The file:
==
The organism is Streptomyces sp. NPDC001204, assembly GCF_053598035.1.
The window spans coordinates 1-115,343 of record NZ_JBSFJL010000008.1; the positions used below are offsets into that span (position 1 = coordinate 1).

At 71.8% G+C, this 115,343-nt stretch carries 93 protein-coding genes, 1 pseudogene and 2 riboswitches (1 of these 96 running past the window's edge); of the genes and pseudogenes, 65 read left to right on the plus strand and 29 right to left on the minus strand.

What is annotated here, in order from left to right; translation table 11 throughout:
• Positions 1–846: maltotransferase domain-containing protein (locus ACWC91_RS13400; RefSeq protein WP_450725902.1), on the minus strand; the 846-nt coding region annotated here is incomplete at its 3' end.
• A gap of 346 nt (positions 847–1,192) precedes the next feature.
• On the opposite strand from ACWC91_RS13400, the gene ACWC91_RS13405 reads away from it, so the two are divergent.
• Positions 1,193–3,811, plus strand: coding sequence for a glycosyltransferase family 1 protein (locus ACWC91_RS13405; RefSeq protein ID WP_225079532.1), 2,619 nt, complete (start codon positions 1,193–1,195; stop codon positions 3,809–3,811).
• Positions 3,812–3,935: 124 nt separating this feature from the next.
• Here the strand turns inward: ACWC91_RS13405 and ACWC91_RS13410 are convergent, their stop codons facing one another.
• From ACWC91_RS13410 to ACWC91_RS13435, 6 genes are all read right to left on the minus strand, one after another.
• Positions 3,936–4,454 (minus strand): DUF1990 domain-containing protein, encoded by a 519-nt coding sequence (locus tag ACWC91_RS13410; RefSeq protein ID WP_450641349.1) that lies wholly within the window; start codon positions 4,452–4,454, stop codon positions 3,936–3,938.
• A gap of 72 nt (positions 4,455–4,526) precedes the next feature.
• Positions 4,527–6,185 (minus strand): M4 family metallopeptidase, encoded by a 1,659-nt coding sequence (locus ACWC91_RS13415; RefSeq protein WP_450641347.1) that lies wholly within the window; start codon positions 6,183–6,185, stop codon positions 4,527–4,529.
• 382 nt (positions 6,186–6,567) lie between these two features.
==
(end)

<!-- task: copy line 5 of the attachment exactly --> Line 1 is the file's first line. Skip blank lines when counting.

• Positions 1–846: maltotransferase domain-containing protein (locus ACWC91_RS13400; RefSeq protein WP_450725902.1), on the minus strand; the 846-nt coding region annotated here is incomplete at its 3' end.